Facing a slump after the financial crisis, JPMorgan Chase turned to ordinary investors to make up for the lost profit.
But as the bank became one of the nation’s largest mutual fund managers, some current and former brokers say it emphasized its sales over clients’ needs.
These financial advisers say they were encouraged, at times, to favor JPMorgan’s own products even when competitors had better-performing or cheaper options. With one crucial offering, the bank exaggerated the returns of what it was selling in marketing materials, according to JPMorgan documents reviewed by The New York Times.
The benefit to JPMorgan is clear. The more money investors plow into the bank’s funds, the more fees it collects for managing them. The aggressive sales push has allowed JPMorgan to buck an industry trend. Amid the market volatility, ordinary investors are leaving stock funds in droves.
In contrast, JPMorgan is gathering assets in its stock funds at a rapid rate, despite having only a small group of top-performing mutual fundsthat are run by portfolio managers. Over the last three years, roughly 42 percent of its funds failed to beat the average performance of funds that make similar investments, according to Morningstar, a fund researcher.
“I was selling JPMorgan funds that often had weak performance records, and I was doing it for no other reason than to enrich the firm,” said Geoffrey Tomes, who left JPMorgan last year and is now an adviser at Urso Investment Management. “I couldn’t call myself objective.”
JPMorgan, with its army of financial advisers and nearly $160 billion in fund assets, is not the only bank to build an advisory business that caters to mom and pop investors. Morgan Stanley and UBS have redoubled their efforts, drawn by steadier returns than those on trading desks.
But JPMorgan has taken a different tack by focusing on selling funds that it creates. It is a controversial practice, and many companies have backed away from offering their own funds because of the perceived conflicts.
Morgan Stanley and Citigroup have largely exited the business. Last year, JPMorgan was the only bank among the 10 largest fund companies, according to the research firm Strategic Insights.
“It said financial adviser on my business card, but that’s not what JPMorgan actually let me be,” said Mathew Goldberg, a former broker who now works at the Manhattan Wealth Management Group. “I had to be a salesman even if what I was selling wasn’t that great.”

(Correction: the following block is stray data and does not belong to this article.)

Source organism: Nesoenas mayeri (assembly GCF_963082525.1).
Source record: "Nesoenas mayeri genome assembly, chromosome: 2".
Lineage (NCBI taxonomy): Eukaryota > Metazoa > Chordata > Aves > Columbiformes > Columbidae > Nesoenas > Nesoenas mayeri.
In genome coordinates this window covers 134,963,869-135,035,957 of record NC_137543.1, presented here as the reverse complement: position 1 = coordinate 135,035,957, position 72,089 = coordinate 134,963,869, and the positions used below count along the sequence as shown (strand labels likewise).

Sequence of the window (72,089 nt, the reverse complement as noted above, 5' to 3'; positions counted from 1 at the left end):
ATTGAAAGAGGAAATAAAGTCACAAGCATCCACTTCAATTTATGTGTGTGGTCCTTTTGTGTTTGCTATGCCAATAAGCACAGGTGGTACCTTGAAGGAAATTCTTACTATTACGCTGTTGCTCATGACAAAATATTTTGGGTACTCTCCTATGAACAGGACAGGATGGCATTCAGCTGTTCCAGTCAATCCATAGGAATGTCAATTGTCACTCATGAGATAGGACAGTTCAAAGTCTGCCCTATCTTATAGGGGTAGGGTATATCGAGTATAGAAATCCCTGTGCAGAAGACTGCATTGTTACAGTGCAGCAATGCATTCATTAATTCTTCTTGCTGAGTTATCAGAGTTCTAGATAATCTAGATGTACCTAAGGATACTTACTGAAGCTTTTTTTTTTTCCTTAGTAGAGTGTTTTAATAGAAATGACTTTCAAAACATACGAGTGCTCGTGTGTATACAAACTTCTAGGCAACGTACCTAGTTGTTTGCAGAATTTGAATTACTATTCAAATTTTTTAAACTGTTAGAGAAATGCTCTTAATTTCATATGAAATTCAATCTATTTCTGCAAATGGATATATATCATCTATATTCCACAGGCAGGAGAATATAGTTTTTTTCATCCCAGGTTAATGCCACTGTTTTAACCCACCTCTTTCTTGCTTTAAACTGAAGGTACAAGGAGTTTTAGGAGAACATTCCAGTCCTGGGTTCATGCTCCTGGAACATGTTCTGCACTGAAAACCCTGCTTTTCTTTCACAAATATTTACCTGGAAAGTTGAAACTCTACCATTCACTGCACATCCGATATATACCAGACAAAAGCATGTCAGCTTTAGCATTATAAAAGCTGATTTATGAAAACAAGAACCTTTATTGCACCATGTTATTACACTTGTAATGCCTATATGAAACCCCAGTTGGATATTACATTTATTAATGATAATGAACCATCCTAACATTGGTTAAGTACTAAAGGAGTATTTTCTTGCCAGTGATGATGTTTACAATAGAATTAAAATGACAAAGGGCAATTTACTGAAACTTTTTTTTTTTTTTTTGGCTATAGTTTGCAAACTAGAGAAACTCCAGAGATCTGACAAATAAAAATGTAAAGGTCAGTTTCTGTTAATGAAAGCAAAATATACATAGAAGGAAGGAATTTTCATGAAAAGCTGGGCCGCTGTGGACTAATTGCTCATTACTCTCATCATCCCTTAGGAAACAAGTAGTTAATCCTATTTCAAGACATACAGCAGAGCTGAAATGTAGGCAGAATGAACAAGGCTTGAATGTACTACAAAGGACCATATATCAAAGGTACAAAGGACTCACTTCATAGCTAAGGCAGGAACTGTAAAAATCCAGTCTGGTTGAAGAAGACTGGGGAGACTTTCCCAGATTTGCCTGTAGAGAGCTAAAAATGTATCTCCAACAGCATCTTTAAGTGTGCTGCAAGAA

JPMorgan has previously run into trouble for pushing its own funds. In a 2011 arbitration case, it was ordered to pay $373 million for favoring its products, despite an agreement to sell alternatives from American Century.
JPMorgan defends its strategy, saying it has “in-house expertise,” and customers want access to proprietary funds. “We always place our clients first in every decision,” said Melissa Shuffield, a bank spokeswoman. She said advisers from other companies accounted for a large percentage of the sales of JPMorgan funds.
At first, JPMorgan’s chief, Jamie Dimon, balked at the idea of pushing the bank’s investments, according to two company executives who spoke on the condition of anonymity because the discussions were not public. Several years ago, Mr. Dimon wanted to allow brokers to sell a range of products and move away from its own funds. Jes Staley, then the head of asset management, argued that the company should emphasize proprietary funds. They compromised, building out the fund group while allowing brokers to sell outside products.
Now, JPMorgan is devoting more resources to the business, even as other parts of the bank are shrinking. Since 2008, JPMorgan has added hundreds of brokers in its branches, bringing its total to roughly 3,100. At the core of JPMorgan’s push are products like the Chase Strategic Portfolio. The investment combines roughly 15 mutual funds, some developed by JPMorgan and some not. It is intended to offer ordinary investors holdings in stocks and bonds, with six main models that vary the level of risk.